By the time I left with my mother and sister (my father had gone on ahead to Britain to find housing and work) in January 1999, my mother was completely unable to get a peaceful night’s sleep. When she returned to South Africa in 2010 for my grandfather’s funeral, she experienced again a panicky sense of fear and insecurity – as by then the atmosphere and conditions in South Africa had further deteriorated; when she drove my grandmother through Klerksdorp, there were signs up warning of ‘carjacking zones’. The move was painful for me: while both my parents were originally from Britain, and were returning to a country they were familiar with, I was leaving friends, my beloved grandparents, and a country I loved for an unknown, alien one for reasons I did not fully comprehend.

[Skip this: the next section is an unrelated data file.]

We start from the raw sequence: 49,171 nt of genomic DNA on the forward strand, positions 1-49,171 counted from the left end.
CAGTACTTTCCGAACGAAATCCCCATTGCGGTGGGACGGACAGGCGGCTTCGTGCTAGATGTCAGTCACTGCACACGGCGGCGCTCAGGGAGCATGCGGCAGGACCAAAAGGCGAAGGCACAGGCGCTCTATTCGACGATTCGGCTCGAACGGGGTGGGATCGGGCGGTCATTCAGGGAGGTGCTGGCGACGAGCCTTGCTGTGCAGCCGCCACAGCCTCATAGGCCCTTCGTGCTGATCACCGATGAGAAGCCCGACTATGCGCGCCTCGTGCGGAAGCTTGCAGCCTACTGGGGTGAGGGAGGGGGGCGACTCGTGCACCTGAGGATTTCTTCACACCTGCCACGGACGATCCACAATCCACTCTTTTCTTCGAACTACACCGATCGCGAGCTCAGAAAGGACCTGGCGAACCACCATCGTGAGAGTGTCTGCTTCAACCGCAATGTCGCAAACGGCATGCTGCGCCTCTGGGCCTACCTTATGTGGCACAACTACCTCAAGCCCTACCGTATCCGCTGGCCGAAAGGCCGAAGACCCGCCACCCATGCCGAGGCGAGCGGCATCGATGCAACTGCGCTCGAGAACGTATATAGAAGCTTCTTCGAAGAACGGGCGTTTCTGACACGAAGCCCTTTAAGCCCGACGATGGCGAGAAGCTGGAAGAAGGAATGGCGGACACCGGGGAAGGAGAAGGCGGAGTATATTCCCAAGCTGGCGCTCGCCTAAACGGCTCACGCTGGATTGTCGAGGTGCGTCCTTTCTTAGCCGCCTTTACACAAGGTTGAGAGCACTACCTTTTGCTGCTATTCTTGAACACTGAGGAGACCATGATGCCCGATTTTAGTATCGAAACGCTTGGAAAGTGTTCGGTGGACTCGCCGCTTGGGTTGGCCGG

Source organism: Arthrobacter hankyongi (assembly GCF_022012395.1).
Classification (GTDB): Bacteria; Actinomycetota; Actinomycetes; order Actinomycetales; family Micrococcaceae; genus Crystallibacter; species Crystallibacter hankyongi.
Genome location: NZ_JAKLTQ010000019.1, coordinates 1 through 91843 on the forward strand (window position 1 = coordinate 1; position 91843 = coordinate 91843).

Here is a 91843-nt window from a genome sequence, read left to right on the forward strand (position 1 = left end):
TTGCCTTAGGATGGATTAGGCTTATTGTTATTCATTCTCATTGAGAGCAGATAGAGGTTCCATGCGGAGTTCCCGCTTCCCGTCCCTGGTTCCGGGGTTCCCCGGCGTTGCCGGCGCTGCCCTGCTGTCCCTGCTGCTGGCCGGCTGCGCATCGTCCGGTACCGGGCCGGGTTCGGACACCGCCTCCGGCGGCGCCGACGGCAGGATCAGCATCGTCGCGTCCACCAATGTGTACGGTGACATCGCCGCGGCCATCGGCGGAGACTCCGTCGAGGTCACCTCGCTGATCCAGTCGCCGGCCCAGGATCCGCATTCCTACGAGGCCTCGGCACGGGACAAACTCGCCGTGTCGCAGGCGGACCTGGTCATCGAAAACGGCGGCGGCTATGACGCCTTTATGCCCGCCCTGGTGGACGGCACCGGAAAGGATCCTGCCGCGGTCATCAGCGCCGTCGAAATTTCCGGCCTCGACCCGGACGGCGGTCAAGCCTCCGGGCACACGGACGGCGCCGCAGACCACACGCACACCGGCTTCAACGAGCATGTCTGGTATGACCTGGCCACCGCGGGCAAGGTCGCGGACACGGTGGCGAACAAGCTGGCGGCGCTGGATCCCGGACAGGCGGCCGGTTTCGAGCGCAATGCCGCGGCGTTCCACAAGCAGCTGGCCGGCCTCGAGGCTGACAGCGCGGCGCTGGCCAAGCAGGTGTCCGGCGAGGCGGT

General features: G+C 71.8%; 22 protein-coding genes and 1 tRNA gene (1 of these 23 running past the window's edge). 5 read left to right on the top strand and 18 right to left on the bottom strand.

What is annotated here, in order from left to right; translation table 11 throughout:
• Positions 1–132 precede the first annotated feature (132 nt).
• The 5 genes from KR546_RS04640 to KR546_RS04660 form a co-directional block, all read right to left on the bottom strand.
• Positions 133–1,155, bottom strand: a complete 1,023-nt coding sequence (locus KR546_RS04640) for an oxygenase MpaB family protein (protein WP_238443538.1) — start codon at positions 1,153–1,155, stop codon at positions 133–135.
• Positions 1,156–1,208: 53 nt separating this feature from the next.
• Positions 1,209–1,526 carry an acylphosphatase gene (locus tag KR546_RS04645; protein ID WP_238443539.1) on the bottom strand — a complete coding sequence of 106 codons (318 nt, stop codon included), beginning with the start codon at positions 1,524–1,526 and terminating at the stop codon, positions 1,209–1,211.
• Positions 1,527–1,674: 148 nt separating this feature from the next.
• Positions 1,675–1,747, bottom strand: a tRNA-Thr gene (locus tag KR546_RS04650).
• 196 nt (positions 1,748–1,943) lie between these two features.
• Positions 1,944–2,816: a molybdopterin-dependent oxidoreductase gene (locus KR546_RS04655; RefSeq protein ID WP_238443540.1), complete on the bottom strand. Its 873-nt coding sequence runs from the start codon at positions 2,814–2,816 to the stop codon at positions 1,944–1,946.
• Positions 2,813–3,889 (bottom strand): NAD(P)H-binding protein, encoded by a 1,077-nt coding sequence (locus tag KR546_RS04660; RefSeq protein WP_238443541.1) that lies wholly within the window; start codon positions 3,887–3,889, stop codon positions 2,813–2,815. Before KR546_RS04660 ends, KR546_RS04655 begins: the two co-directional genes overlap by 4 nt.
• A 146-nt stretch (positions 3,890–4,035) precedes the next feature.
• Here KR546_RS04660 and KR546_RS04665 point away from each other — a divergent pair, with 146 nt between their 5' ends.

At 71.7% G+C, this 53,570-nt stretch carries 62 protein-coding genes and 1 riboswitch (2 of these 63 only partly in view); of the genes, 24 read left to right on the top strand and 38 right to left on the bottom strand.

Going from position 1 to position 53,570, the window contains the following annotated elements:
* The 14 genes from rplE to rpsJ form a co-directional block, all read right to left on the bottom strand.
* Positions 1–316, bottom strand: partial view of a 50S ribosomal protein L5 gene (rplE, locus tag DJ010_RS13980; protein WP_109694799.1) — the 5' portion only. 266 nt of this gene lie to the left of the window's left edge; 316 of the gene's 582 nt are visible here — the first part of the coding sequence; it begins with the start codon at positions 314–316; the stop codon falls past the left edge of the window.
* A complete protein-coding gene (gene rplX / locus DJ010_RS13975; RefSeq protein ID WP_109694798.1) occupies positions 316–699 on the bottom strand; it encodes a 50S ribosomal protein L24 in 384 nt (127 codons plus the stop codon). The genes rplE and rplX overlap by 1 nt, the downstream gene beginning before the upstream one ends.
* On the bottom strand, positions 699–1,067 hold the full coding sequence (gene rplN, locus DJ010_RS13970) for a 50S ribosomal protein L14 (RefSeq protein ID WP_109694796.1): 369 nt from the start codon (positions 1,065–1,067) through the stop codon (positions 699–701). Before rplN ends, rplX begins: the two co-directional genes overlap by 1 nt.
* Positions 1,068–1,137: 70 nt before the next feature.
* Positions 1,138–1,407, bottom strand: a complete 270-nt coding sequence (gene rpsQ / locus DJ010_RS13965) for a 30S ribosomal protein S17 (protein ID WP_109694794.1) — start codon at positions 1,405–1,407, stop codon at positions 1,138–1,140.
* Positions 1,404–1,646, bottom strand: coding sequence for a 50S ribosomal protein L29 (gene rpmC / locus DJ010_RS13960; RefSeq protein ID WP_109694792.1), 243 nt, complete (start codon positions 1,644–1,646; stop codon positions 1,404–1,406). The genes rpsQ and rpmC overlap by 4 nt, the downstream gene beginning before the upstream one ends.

But I do now. The country of my childhood has mutated into one where an ANC youth leader, Julius Malema, is defended by the ANC for singing songs about killing white people, but be suspended from the party for the political threat he poses to current president Jacob Zuma, not for inciting racial hatred, They trumpet bringing the appalling high murder rate down from 66 per 1000 people to a still appalling 33/1000 while effectively sentencing millions to death thanks to the AIDS denialism of the Mbeki government. In addition to denying AIDS exists, the government did nothing to discourage the horrific and false beliefs spread by witchdoctors that having sex with a virgin will protect you from/cure AIDS, leading to an explosion of unbelievable evil: baby rape, which compounds an already hideous rape culture wherein 1 in 3 South African women have been raped. Instead, it preferred to inform its people that a fusion of garlic, beetroot and lemon is an effective cure for AIDS (I really wish I were joking).